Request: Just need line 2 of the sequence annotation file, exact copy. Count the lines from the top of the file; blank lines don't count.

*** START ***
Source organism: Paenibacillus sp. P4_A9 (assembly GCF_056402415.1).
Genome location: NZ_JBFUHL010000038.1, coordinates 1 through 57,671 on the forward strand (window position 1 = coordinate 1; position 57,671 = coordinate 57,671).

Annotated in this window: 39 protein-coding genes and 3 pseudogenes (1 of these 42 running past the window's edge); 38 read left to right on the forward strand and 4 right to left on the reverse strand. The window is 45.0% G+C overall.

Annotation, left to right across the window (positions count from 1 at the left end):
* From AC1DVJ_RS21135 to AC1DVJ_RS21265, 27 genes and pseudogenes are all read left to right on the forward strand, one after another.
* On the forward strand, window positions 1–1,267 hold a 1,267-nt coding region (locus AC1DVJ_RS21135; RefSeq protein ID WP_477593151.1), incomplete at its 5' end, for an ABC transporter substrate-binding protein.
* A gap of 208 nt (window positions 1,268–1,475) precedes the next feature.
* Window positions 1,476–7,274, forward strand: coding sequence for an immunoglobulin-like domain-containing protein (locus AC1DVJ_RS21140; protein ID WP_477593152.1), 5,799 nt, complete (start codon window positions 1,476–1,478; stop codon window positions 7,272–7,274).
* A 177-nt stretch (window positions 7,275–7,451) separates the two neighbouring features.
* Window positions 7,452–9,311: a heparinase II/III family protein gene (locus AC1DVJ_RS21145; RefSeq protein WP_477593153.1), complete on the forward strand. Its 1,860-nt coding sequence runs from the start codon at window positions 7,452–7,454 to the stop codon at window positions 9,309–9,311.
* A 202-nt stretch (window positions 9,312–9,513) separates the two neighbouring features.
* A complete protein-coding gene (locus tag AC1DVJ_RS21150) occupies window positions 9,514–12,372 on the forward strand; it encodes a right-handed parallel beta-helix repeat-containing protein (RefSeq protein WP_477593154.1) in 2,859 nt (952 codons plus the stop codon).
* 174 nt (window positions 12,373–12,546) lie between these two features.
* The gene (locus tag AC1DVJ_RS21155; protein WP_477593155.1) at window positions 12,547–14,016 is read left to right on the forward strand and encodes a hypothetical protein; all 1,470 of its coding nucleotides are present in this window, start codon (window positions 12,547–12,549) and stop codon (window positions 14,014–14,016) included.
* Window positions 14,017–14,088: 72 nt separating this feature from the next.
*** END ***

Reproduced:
Genome location: NZ_JBFUHL010000038.1, coordinates 1 through 57,671 on the forward strand (window position 1 = coordinate 1; position 57,671 = coordinate 57,671).